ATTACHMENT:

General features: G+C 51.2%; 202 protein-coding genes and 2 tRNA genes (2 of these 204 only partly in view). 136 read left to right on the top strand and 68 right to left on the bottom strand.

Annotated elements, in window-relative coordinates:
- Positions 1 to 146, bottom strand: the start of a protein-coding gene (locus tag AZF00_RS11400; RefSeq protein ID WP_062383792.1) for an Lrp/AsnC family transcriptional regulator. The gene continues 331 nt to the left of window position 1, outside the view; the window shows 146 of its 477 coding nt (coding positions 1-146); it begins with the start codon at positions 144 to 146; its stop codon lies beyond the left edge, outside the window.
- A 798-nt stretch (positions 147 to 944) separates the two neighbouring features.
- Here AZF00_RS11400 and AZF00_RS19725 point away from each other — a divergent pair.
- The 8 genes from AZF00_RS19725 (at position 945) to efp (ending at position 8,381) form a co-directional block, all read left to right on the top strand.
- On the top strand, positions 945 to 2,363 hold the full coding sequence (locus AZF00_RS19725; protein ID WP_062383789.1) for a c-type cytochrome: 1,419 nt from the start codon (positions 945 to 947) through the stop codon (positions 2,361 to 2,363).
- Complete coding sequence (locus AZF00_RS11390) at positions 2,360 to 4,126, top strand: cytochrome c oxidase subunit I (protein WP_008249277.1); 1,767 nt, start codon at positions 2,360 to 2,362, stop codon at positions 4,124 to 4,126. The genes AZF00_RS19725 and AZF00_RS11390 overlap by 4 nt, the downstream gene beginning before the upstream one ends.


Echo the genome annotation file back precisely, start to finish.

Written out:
General features: G+C 51.2%; 202 protein-coding genes and 2 tRNA genes (2 of these 204 only partly in view). 136 read left to right on the top strand and 68 right to left on the bottom strand.

Annotated elements, in window-relative coordinates:
- Positions 1 to 146, bottom strand: the start of a protein-coding gene (locus tag AZF00_RS11400; RefSeq protein ID WP_062383792.1) for an Lrp/AsnC family transcriptional regulator. The gene continues 331 nt to the left of window position 1, outside the view; the window shows 146 of its 477 coding nt (coding positions 1-146); it begins with the start codon at positions 144 to 146; its stop codon lies beyond the left edge, outside the window.
- A 798-nt stretch (positions 147 to 944) separates the two neighbouring features.
- Here AZF00_RS11400 and AZF00_RS19725 point away from each other — a divergent pair.
- The 8 genes from AZF00_RS19725 (at position 945) to efp (ending at position 8,381) form a co-directional block, all read left to right on the top strand.
- On the top strand, positions 945 to 2,363 hold the full coding sequence (locus AZF00_RS19725; protein ID WP_062383789.1) for a c-type cytochrome: 1,419 nt from the start codon (positions 945 to 947) through the stop codon (positions 2,361 to 2,363).
- Complete coding sequence (locus AZF00_RS11390) at positions 2,360 to 4,126, top strand: cytochrome c oxidase subunit I (protein WP_008249277.1); 1,767 nt, start codon at positions 2,360 to 2,362, stop codon at positions 4,124 to 4,126. The genes AZF00_RS19725 and AZF00_RS11390 overlap by 4 nt, the downstream gene beginning before the upstream one ends.